The best part is that this concept applies to all companies and all Product Life Cycle stages. Whether your company is on a rapid growth trajectory towards ‘Unicorn status,’ your offerings are mature and may be viewed as ‘less exciting,’ or your products are on the decline and you are seeking the ‘longest tail’ possible – this will help. At each phase, there are credible threats from competitors that seek to grow through the erosion of your business.
Several years ago I was responsible for two product lines in two major geographic regions (Americas and APAC/Japan). Our attrition rate (“churn”) had traditionally been slightly below the industry average. We began seeing an increase in churn and a corresponding slight decrease in organic growth. Both were indicators that something needed to change.
After discussions about tactical approaches to address this, our small leadership team agreed that this was a strategic issue that we needed to address. The result was an understanding that we needed to create ‘Customers for Life.’ Everyone agreed with the concept, but due to a variety of differences (culture, who our customer was – end customer vs. channel partner, buying patterns, etc.), we agreed to try what was best for our own businesses and share the results and lessons learned.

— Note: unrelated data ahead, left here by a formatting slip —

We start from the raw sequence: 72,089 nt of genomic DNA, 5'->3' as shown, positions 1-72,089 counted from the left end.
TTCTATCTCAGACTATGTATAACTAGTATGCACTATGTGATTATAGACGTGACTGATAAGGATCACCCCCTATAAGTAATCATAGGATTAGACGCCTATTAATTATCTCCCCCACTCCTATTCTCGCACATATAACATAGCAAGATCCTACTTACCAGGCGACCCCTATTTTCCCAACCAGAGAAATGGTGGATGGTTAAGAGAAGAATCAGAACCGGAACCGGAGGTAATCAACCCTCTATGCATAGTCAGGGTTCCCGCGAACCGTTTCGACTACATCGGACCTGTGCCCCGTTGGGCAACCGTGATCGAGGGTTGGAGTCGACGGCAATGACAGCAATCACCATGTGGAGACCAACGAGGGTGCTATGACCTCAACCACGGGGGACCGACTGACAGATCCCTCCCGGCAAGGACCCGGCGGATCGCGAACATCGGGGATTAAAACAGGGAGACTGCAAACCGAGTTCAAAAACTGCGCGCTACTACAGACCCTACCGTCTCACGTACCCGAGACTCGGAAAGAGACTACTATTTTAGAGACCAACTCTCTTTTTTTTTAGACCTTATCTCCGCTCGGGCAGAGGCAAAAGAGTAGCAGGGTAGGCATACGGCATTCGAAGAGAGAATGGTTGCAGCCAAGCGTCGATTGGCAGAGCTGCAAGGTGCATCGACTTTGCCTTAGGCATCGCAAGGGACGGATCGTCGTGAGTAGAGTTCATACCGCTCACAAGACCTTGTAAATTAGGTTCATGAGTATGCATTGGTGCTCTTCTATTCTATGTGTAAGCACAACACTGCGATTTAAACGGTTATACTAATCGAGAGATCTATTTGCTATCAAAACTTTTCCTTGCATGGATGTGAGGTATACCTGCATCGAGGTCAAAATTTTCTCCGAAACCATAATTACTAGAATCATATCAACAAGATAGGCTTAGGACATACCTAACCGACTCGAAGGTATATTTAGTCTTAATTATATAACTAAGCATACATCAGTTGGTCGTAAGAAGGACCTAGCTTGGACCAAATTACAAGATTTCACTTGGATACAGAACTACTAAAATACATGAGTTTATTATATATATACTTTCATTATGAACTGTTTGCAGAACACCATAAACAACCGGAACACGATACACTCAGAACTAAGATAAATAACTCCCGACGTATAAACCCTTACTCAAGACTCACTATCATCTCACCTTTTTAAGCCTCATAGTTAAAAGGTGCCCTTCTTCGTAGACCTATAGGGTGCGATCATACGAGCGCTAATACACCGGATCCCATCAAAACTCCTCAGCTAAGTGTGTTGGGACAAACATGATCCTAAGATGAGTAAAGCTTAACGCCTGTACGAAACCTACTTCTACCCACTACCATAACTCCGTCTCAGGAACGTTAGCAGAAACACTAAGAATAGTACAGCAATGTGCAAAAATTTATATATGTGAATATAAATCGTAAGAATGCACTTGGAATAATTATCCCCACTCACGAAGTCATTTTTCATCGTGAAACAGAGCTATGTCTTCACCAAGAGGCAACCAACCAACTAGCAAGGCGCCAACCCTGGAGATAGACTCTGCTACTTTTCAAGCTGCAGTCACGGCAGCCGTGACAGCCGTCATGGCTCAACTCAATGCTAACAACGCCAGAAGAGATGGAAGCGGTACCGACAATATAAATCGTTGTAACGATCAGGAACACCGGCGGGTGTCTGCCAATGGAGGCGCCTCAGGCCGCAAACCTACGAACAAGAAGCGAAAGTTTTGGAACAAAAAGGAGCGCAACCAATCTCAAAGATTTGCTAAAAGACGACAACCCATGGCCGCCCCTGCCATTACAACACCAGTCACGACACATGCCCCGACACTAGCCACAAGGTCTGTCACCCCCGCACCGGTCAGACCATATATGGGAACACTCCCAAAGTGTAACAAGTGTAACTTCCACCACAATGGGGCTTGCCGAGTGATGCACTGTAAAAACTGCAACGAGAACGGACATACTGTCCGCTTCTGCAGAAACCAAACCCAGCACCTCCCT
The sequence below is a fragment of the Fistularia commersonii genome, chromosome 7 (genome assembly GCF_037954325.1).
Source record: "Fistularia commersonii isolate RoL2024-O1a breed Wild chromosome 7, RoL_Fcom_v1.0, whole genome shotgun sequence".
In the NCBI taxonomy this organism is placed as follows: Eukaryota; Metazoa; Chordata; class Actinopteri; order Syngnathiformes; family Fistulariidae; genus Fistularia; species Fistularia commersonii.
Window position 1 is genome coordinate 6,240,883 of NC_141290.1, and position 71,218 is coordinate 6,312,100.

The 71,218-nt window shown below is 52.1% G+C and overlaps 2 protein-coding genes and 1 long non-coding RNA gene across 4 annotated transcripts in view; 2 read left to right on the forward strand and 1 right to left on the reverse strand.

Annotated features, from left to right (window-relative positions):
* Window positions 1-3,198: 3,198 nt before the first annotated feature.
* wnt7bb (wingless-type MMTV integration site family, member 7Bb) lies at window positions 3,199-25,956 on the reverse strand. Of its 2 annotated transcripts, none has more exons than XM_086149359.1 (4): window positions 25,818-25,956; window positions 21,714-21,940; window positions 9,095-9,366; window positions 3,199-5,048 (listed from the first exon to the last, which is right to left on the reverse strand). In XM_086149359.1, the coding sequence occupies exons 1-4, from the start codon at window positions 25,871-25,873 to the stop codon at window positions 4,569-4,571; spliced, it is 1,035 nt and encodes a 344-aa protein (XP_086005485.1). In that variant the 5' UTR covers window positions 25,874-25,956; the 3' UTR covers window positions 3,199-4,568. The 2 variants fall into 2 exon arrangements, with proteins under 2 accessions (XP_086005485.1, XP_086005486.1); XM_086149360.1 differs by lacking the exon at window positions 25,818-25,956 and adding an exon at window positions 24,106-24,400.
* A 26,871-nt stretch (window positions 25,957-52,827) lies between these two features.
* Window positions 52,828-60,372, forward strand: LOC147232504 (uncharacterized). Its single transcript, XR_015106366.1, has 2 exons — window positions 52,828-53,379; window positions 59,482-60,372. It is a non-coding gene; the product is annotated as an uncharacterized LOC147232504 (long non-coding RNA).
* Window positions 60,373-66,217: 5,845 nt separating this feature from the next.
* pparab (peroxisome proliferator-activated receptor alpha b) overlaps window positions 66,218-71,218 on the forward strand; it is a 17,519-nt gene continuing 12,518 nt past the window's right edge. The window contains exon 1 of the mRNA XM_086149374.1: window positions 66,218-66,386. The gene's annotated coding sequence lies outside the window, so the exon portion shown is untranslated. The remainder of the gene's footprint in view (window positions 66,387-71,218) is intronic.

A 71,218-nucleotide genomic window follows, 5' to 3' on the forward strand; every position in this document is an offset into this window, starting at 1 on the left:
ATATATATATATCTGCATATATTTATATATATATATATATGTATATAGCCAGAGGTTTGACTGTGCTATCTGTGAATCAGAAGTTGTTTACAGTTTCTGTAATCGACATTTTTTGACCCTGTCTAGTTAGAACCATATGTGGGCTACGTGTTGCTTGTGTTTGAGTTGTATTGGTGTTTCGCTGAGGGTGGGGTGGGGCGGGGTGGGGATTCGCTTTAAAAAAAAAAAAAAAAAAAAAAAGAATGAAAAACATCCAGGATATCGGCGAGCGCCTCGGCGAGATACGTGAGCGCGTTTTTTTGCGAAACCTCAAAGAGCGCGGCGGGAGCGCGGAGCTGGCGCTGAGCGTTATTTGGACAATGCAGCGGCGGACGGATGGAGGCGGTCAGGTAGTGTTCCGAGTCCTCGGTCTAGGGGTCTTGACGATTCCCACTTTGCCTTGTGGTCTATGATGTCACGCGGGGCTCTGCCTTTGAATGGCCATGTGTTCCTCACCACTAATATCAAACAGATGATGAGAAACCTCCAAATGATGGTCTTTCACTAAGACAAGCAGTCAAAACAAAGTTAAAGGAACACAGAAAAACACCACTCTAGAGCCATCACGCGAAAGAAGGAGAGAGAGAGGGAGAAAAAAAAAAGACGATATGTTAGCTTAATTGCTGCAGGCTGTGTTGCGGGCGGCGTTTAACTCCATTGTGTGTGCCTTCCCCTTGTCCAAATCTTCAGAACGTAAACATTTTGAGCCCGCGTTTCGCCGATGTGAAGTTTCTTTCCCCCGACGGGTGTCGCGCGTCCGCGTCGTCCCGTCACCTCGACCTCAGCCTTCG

My approach was to focus on developing strong relationships that fostered collaboration and ultimately led to growth and success for both parties. The basic premise was simple:
- People tend to buy from people they like, respect, and trust. Become one of those people for your customers.
- Helping companies achieve better outcomes leads to greater success for both our customers and us.
How did we do it? It was a systematic process that included the following:
- Develop simple profiles for each customer (e.g., products used, date of first purchase, size of footprint, usage and payment trends, industry).
- A minimum size – based on either the size of the product footprint, annual amount spent with us, or size of the company, was used to prioritize companies and organizations having the greatest potential impact.
- Make contact multiple times each year, and not just when you wanted money.
- These “out of cycle” contacts turned became very important.
- Ask questions about key initiatives, milestones, and concerns.
- The responses were documented, and that helped seed following conversations and demonstrate an interest in what they were doing.
- Request meetings to understand how they are using our products and get a brief update on what our company has been doing.
- Meeting people face-to-face is always good.
- Learning more about their business, systems, goals and challenges created opportunities to really add value.